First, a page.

The specific essence of the place is fed back to the mind through the “body sense” – smell, sight, hearing, touch, etc., which interacts with the spirit of the place, thus generating the “awe” of the perceived space. Space carries a mysterious primordial power that grows out of the site.
In Ya ‘an, we transfer the original power of the site to the space through a certain feeling of the body.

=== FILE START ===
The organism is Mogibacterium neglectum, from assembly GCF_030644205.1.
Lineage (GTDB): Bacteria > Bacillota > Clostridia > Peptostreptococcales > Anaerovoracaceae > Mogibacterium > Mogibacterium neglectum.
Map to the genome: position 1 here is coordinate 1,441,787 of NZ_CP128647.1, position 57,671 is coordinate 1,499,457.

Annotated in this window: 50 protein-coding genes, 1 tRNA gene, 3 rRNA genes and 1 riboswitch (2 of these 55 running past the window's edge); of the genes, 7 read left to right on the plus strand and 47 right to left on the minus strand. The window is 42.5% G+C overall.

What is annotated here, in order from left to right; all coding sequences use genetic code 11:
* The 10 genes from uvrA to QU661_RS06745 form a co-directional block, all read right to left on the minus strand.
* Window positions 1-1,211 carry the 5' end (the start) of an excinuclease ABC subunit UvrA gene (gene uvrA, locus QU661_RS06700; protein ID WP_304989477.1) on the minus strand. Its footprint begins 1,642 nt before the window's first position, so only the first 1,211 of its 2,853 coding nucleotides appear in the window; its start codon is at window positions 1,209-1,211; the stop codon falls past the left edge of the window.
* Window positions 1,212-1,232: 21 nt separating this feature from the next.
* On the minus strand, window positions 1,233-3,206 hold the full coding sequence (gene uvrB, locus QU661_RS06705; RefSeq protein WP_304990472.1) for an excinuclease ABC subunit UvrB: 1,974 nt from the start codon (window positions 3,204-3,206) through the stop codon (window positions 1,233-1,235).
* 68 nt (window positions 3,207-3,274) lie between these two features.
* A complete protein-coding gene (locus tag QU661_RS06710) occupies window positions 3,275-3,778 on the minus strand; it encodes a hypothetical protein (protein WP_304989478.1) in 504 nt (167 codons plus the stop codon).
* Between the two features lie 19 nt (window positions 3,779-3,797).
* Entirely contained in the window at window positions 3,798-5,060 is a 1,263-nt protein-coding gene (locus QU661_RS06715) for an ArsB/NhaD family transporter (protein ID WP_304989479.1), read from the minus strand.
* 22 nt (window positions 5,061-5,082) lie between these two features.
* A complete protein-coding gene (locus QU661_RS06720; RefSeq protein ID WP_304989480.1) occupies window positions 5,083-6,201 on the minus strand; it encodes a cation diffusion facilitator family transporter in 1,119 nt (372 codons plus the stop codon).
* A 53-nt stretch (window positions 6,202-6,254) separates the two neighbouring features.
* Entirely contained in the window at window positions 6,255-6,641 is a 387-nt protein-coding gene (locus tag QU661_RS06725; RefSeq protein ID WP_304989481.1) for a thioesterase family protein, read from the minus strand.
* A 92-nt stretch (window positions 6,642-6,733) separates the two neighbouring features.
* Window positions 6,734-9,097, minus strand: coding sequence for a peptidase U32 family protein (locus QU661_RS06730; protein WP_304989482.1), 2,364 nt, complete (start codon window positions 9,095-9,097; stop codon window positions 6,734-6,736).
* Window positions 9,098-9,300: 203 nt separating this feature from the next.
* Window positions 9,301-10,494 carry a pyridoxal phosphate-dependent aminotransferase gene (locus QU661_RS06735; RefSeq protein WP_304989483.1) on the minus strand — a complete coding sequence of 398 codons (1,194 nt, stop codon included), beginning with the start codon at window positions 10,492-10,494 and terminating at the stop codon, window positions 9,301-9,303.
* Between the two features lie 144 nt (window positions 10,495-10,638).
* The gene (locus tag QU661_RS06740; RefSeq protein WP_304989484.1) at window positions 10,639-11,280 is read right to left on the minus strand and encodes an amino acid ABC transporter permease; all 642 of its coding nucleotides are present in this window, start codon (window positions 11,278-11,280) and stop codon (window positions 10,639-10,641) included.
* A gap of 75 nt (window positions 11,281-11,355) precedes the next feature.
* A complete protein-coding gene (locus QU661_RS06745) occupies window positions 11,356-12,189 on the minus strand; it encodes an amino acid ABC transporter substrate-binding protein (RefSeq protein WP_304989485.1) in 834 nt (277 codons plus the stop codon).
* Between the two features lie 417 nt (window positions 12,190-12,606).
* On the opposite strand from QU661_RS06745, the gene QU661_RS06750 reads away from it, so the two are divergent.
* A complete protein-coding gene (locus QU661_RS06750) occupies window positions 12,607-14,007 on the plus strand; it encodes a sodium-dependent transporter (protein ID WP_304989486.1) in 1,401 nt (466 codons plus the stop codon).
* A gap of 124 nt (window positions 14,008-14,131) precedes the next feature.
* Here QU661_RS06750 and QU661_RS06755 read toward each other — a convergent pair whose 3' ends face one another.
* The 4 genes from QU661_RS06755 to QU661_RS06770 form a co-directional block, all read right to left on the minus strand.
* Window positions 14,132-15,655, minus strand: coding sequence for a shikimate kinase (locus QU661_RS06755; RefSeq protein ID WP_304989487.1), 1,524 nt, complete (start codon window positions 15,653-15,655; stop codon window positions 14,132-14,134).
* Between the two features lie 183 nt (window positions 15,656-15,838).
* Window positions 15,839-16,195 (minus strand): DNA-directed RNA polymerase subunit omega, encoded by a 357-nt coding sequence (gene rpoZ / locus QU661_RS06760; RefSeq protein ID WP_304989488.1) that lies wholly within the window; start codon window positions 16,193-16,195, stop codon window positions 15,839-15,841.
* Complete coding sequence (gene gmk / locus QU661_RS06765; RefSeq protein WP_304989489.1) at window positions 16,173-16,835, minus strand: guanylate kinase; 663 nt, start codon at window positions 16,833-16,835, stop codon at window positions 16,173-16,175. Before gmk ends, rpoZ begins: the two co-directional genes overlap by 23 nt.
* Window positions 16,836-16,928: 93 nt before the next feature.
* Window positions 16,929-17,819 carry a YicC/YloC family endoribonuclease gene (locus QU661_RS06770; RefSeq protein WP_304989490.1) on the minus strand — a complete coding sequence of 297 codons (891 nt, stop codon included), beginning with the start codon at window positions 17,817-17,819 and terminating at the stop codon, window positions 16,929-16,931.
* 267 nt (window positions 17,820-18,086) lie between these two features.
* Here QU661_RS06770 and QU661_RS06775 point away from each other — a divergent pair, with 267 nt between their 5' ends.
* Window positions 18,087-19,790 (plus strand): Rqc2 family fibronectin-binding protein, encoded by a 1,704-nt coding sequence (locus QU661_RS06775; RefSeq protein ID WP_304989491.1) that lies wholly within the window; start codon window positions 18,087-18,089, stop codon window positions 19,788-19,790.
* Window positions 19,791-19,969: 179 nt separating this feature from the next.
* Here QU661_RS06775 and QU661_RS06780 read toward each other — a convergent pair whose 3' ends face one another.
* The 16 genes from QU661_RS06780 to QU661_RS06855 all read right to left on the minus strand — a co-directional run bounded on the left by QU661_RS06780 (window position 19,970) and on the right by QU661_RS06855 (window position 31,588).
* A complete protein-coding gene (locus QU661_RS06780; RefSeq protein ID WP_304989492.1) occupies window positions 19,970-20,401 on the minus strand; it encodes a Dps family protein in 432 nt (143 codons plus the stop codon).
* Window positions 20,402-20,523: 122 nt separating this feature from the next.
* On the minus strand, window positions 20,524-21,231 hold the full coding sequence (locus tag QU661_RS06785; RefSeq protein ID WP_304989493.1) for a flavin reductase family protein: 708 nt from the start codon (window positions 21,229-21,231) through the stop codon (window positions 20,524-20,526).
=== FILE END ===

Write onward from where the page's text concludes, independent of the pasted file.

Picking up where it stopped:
The “Sheng”, one of the oldest free-reed instruments in China, vibrates in the cavity by pumping air into it, and the sound is emitted through different sound holes in the tube wall. The ancient way of sound becomes the driving force for us to perceive the force of nature. We use the dominant wind direction of the local area as the original kinetic energy of air flow, and set a public space for local residents and tourists to stay at the bottom of different cavities. Different cavities become devices for citizens to listen to the natural sound and the voice of themselves.